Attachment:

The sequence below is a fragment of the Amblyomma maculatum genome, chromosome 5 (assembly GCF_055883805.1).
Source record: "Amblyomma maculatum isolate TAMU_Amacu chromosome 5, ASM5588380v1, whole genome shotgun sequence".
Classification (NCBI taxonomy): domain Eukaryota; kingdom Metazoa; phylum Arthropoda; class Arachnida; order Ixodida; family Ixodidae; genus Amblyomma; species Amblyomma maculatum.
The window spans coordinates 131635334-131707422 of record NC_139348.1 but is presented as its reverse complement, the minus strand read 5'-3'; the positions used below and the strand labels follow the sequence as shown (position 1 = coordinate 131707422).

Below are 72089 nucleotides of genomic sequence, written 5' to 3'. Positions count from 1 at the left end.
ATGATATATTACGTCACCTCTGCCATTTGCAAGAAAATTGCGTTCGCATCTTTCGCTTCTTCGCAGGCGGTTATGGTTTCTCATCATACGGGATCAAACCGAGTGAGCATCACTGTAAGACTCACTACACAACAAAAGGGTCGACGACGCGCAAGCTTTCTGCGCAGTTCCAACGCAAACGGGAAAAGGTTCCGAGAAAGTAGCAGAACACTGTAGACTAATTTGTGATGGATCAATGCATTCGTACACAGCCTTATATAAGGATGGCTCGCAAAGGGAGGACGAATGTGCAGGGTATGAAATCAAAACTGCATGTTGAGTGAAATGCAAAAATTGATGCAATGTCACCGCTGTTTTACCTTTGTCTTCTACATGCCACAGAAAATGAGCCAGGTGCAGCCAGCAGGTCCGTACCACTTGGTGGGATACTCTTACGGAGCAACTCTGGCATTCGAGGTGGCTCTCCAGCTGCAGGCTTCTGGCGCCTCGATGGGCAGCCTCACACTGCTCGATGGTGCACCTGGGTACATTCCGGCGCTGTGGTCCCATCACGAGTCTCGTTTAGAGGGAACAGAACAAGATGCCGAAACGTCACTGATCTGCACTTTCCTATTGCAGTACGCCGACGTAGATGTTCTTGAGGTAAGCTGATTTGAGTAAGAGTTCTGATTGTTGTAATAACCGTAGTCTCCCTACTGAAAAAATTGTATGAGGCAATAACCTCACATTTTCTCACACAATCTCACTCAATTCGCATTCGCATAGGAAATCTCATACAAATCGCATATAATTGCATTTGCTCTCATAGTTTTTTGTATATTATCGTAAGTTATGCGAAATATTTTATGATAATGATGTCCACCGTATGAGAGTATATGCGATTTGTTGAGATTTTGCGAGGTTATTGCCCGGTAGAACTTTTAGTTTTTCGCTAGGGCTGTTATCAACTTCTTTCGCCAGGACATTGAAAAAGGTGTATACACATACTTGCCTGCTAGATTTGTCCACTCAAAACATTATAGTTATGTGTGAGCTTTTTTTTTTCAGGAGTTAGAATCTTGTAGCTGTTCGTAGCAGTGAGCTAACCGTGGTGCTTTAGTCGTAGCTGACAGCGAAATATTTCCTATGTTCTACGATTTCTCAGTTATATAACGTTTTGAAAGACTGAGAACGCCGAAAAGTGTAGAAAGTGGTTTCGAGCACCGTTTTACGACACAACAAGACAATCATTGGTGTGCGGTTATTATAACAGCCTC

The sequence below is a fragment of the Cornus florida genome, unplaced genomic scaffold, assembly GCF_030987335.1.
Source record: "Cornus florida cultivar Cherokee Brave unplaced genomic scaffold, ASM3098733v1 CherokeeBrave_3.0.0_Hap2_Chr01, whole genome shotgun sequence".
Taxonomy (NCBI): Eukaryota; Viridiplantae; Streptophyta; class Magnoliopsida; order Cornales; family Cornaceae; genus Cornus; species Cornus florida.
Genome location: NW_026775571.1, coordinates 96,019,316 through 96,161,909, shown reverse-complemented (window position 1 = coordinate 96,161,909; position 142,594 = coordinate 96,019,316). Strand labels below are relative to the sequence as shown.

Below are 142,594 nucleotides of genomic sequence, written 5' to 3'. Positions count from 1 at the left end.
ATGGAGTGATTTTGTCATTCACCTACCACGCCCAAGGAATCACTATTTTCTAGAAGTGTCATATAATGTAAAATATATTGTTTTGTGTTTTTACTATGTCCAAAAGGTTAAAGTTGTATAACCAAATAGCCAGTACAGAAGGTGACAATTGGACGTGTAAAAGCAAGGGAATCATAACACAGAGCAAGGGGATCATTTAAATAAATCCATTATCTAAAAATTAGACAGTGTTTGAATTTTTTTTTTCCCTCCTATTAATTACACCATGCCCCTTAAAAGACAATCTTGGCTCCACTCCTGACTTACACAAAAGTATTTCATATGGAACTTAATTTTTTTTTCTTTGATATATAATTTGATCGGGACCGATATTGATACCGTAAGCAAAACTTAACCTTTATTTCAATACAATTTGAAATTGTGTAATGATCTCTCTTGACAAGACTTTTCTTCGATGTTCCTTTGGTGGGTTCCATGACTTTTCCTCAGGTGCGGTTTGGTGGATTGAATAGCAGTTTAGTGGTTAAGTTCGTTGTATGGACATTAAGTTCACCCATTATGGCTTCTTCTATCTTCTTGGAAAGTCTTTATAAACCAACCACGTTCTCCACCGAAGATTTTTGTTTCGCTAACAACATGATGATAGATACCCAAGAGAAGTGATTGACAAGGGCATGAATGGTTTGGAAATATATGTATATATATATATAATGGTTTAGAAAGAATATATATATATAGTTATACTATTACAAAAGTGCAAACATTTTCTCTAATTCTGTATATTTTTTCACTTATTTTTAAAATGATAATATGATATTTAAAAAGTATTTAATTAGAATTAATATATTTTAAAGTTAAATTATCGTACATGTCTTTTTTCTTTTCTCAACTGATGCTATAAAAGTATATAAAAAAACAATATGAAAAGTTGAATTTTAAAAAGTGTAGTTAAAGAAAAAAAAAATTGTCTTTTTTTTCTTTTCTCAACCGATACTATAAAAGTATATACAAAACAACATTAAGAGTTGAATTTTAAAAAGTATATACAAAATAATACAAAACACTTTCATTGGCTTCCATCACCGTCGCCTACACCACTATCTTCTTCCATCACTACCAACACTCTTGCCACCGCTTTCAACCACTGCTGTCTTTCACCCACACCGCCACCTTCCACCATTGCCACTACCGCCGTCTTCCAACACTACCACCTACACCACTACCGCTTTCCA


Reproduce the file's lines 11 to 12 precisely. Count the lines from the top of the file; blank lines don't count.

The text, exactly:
Below are 142,594 nucleotides of genomic sequence, written 5' to 3'. Positions count from 1 at the left end.
ATGGAGTGATTTTGTCATTCACCTACCACGCCCAAGGAATCACTATTTTCTAGAAGTGTCATATAATGTAAAATATATTGTTTTGTGTTTTTACTATGTCCAAAAGGTTAAAGTTGTATAACCAAATAGCCAGTACAGAAGGTGACAATTGGACGTGTAAAAGCAAGGGAATCATAACACAGAGCAAGGGGATCATTTAAATAAATCCATTATCTAAAAATTAGACAGTGTTTGAATTTTTTTTTTCCCTCCTATTAATTACACCATGCCCCTTAAAAGACAATCTTGGCTCCACTCCTGACTTACACAAAAGTATTTCATATGGAACTTAATTTTTTTTTCTTTGATATATAATTTGATCGGGACCGATATTGATACCGTAAGCAAAACTTAACCTTTATTTCAATACAATTTGAAATTGTGTAATGATCTCTCTTGACAAGACTTTTCTTCGATGTTCCTTTGGTGGGTTCCATGACTTTTCCTCAGGTGCGGTTTGGTGGATTGAATAGCAGTTTAGTGGTTAAGTTCGTTGTATGGACATTAAGTTCACCCATTATGGCTTCTTCTATCTTCTTGGAAAGTCTTTATAAACCAACCACGTTCTCCACCGAAGATTTTTGTTTCGCTAACAACATGATGATAGATACCCAAGAGAAGTGATTGACAAGGGCATGAATGGTTTGGAAATATATGTATATATATATATAATGGTTTAGAAAGAATATATATATATAGTTATACTATTACAAAAGTGCAAACATTTTCTCTAATTCTGTATATTTTTTCACTTATTTTTAAAATGATAATATGATATTTAAAAAGTATTTAATTAGAATTAATATATTTTAAAGTTAAATTATCGTACATGTCTTTTTTCTTTTCTCAACTGATGCTATAAAAGTATATAAAAAAACAATATGAAAAGTTGAATTTTAAAAAGTGTAGTTAAAGAAAAAAAAAATTGTCTTTTTTTTCTTTTCTCAACCGATACTATAAAAGTATATACAAAACAACATTAAGAGTTGAATTTTAAAAAGTATATACAAAATAATACAAAACACTTTCATTGGCTTCCATCACCGTCGCCTACACCACTATCTTCTTCCATCACTACCAACACTCTTGCCACCGCTTTCAACCACTGCTGTCTTTCACCCACACCGCCACCTTCCACCATTGCCACTACCGCCGTCTTCCAACACTACCACCTACACCACTACCGCTTTCCA